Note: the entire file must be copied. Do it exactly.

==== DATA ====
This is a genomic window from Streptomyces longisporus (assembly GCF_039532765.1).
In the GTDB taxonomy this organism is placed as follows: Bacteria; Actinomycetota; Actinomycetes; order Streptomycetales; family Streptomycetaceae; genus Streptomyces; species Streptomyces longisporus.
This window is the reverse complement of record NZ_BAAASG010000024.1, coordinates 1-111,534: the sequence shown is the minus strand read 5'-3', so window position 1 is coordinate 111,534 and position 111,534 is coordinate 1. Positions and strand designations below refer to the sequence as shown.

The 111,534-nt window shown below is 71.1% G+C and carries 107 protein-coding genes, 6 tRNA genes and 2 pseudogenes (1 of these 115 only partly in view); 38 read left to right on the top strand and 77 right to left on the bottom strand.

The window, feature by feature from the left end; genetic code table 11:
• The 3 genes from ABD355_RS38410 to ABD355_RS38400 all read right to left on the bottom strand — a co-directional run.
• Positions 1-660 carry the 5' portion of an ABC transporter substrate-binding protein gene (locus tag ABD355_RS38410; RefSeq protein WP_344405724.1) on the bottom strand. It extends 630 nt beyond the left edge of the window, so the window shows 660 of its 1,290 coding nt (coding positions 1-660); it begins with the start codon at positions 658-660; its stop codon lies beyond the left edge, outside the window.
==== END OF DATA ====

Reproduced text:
This is a genomic window from Streptomyces longisporus (assembly GCF_039532765.1).
In the GTDB taxonomy this organism is placed as follows: Bacteria; Actinomycetota; Actinomycetes; order Streptomycetales; family Streptomycetaceae; genus Streptomyces; species Streptomyces longisporus.
This window is the reverse complement of record NZ_BAAASG010000024.1, coordinates 1-111,534: the sequence shown is the minus strand read 5'-3', so window position 1 is coordinate 111,534 and position 111,534 is coordinate 1. Positions and strand designations below refer to the sequence as shown.

The 111,534-nt window shown below is 71.1% G+C and carries 107 protein-coding genes, 6 tRNA genes and 2 pseudogenes (1 of these 115 only partly in view); 38 read left to right on the top strand and 77 right to left on the bottom strand.

The window, feature by feature from the left end; genetic code table 11:
• The 3 genes from ABD355_RS38410 to ABD355_RS38400 all read right to left on the bottom strand — a co-directional run.
• Positions 1-660 carry the 5' portion of an ABC transporter substrate-binding protein gene (locus tag ABD355_RS38410; RefSeq protein WP_344405724.1) on the bottom strand. It extends 630 nt beyond the left edge of the window, so the window shows 660 of its 1,290 coding nt (coding positions 1-660); it begins with the start codon at positions 658-660; its stop codon lies beyond the left edge, outside the window.